Adjustable rate mortgages can be dicey if money's tight
Adjustable rate mortgages can make it difficult to plan ahead. See question No. 4 of the reader mailbag for advice about how to deal with an adjustable rate mortgage if you're living paycheck to paycheck.
What’s inside? Here are the questions answered in today’s reader mailbag, boiled down to five word summaries. Click on the number to jump straight down to the question.Skip to next paragraph
The Simple Dollar is a blog for those of us who need both cents and sense: people fighting debt and bad spending habits while building a financially secure future and still affording a latte or two. Our busy lives are crazy enough without having to compare five hundred mutual funds – we just want simple ways to manage our finances and save a little money.
Subscribe Today to the Monitor
1. Combining budgets
2. Considering major life changes
3. Board games with wife
4. Nervous about adjustable rates
5. Starting business with debt load
6. Low-yield savings account
7. Self-employment and debt
8. Emergency fund use
9. Psychological trick with online shopping
10. Employer bankruptcy and 401(k)/403(b) status
Several people have asked me what food I miss most since switching diets.
Easy. Cheese and eggs. I really don’t miss the meat too much at all, but a cheese-and-egg sandwich still sounds wonderful to me.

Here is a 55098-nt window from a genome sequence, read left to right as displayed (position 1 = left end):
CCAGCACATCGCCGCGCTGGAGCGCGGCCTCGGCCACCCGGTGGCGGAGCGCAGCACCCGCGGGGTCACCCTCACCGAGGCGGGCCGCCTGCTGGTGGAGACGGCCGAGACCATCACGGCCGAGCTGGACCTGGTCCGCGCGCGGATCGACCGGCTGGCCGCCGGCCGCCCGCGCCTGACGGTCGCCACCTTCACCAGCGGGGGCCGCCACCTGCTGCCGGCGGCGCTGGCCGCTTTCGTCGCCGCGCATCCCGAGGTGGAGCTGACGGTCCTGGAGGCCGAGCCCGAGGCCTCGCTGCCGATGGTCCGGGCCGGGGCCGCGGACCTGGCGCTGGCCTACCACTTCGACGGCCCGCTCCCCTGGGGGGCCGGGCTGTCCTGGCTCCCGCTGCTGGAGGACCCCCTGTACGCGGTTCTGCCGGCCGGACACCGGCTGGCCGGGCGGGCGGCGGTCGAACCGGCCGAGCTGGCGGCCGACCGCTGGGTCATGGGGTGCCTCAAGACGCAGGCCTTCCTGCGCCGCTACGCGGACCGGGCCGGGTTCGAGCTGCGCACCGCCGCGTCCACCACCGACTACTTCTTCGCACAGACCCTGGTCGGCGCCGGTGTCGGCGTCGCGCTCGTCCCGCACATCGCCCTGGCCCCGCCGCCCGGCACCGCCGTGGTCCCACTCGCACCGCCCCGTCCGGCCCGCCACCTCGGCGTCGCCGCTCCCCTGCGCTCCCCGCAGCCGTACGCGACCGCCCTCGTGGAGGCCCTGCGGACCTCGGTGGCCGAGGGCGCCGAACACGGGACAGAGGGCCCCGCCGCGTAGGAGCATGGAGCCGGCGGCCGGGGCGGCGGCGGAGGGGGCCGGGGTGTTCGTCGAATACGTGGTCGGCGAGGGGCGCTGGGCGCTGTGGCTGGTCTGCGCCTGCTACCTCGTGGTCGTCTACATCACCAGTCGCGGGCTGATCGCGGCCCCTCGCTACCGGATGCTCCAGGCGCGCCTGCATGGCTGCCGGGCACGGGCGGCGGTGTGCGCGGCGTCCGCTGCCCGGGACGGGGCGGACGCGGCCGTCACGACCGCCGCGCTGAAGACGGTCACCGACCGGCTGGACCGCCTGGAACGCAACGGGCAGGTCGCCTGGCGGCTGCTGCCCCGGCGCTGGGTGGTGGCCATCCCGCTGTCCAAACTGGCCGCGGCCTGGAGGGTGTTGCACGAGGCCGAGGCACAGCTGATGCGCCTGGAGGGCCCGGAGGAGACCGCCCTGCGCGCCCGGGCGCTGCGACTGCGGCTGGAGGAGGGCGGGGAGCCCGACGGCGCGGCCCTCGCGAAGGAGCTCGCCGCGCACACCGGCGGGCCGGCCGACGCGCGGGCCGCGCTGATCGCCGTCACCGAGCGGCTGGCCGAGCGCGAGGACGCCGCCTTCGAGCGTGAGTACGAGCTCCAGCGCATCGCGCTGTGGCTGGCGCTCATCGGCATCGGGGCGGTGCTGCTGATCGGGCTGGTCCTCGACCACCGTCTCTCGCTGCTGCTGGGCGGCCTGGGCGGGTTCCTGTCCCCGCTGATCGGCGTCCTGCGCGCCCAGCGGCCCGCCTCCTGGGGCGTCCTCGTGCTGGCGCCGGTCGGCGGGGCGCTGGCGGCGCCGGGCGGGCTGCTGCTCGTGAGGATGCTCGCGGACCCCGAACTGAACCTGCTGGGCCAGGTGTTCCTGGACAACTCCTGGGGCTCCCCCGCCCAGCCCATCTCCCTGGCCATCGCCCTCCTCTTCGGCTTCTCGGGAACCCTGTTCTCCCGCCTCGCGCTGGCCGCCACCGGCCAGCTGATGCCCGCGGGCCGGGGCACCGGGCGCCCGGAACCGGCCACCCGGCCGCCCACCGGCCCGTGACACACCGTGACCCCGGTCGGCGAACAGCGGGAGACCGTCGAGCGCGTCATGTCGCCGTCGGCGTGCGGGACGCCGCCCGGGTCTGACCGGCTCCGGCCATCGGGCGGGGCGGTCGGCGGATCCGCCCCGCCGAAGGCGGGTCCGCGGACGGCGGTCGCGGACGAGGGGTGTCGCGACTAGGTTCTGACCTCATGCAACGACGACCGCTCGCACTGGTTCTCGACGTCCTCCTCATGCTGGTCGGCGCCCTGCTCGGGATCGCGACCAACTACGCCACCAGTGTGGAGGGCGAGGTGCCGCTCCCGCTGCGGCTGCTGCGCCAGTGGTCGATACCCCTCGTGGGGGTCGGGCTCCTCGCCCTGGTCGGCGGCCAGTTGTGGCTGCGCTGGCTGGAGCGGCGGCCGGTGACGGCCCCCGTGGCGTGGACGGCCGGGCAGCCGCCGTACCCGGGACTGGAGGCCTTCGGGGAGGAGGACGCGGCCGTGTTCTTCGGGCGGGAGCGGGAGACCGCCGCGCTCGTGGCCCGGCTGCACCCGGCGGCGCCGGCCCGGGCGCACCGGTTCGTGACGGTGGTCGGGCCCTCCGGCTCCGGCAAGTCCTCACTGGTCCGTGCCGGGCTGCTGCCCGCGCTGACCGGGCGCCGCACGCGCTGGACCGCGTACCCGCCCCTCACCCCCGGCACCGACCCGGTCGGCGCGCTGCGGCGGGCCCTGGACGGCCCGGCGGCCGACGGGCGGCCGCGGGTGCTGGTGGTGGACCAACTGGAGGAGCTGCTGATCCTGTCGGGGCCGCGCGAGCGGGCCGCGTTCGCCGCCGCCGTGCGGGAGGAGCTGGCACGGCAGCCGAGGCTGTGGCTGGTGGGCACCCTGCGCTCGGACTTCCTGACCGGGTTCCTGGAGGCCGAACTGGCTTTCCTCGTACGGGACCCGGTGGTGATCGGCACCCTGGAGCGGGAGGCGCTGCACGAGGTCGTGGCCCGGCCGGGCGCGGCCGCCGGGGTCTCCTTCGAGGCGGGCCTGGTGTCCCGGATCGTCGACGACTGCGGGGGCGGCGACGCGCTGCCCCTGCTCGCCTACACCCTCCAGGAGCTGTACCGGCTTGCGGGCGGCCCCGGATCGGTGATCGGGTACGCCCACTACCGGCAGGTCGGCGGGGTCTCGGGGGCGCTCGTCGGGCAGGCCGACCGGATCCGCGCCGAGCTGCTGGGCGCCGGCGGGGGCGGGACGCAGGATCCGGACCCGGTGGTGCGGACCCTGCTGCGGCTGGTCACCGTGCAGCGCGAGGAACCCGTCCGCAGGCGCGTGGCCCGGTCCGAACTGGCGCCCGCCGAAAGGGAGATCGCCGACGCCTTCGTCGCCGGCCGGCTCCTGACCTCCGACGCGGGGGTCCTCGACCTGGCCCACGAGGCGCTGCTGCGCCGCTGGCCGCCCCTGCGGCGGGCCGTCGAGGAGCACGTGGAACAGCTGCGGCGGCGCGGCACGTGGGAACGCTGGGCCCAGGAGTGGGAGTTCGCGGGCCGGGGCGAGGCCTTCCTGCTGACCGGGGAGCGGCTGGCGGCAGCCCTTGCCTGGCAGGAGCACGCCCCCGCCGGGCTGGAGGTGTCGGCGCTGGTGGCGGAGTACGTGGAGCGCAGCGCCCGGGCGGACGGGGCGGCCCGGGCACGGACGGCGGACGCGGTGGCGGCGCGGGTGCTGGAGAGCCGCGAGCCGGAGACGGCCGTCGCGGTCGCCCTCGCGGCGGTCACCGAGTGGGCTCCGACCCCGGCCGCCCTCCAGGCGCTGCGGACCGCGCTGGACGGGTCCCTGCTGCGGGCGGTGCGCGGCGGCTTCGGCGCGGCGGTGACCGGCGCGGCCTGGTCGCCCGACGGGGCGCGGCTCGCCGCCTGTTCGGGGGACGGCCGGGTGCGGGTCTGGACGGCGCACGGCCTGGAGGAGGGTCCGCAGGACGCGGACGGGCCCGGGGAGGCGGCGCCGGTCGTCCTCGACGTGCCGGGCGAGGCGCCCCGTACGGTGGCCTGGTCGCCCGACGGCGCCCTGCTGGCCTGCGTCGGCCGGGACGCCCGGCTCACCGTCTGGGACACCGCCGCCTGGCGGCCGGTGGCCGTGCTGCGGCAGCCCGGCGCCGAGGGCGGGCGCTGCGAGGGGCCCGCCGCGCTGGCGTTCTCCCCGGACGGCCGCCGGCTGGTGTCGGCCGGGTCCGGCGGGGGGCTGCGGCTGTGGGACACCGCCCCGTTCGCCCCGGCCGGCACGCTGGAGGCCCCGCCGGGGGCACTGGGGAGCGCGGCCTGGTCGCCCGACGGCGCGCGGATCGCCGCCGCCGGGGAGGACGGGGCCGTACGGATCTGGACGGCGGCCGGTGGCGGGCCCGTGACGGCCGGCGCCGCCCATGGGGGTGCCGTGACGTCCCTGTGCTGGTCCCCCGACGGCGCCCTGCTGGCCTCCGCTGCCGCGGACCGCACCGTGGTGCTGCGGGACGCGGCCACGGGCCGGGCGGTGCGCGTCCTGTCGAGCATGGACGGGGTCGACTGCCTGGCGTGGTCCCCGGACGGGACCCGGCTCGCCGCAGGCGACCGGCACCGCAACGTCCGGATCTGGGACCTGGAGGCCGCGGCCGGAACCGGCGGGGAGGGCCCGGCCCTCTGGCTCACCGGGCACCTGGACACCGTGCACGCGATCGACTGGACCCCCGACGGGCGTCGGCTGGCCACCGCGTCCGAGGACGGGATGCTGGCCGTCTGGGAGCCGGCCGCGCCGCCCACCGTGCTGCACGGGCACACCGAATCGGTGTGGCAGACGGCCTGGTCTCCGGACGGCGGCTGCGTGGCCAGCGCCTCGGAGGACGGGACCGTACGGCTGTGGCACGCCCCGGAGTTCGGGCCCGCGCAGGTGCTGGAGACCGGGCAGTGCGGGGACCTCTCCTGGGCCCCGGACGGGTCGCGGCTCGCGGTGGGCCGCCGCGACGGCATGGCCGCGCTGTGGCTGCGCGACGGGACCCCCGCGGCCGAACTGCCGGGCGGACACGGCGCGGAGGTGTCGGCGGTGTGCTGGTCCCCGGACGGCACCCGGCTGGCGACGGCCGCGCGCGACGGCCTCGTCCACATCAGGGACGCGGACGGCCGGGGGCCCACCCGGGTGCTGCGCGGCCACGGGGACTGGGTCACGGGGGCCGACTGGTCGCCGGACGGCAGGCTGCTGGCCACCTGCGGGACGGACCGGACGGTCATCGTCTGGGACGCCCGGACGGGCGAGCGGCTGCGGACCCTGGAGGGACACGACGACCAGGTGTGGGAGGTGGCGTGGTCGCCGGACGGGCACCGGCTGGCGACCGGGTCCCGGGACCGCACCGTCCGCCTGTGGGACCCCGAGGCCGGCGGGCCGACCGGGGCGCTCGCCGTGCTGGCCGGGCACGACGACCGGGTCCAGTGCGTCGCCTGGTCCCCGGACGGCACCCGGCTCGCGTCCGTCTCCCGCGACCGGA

Q1: Combining budgets
I am recently married and we are interested in combining our finances soon. I’m first in the process of selling my house. When this happens (hopefully soon…my agent expects an offer from another client this evening actually) it will free up about $900 a month for us. (The payment, insurance, taxes, utilities, etc.) We’ve maintained seperate accounts since we were married a few months ago and decided it would be a good idea to combine them when we were free of my house responsibilities.
We both have kids, and are expecting another soon. We both really got after our cc debt the last year and have decided that paying down any debt is the most important thing before we either buy or build another house or add on to our current one. But the truth is I don’t think either of us has a real great idea of what the other actually pays out each month. I don’t think we’re being deceptive but we’ve both been independent for so long that sharing this or even starting to work on a budget has kind of been shrugged off.
Is there a budget form or method you could recommend that would lay it all out on the line for us? Call it lazy or what-have-you, I feel like we’d be both more willing to set a budget and be more upfront about everything if we had something pre-made to work with. I would even settle for a book or another site that would help me explain and feel more confident in this.
Generally, I don’t think budget forms really work aside from just creating a picture of how people spend their money. They either create too many categories or not enough categories and result in confusion or difficulty for the people involved.
If I were you guys, I’d sit down together and look at your last few months of bank statements and credit card statements so you can see where your money actually goes. Talk about these things openly, not defensively. If you can do this without trying to hide things or getting anxious or angry, you’re probably in a very good place when it comes to money.
If you’re find you’re having trouble making ends meet, I suggest “automatic budgeting,” meaning that many expenses are automatically withdrawn from your checking account. Set up an automatic transfer to your savings account each week. Set up online bill pay and have many bills paid automatically. In other words, take care of as much stuff as you can automatically so that you can feel more free to use what’s left for what you want.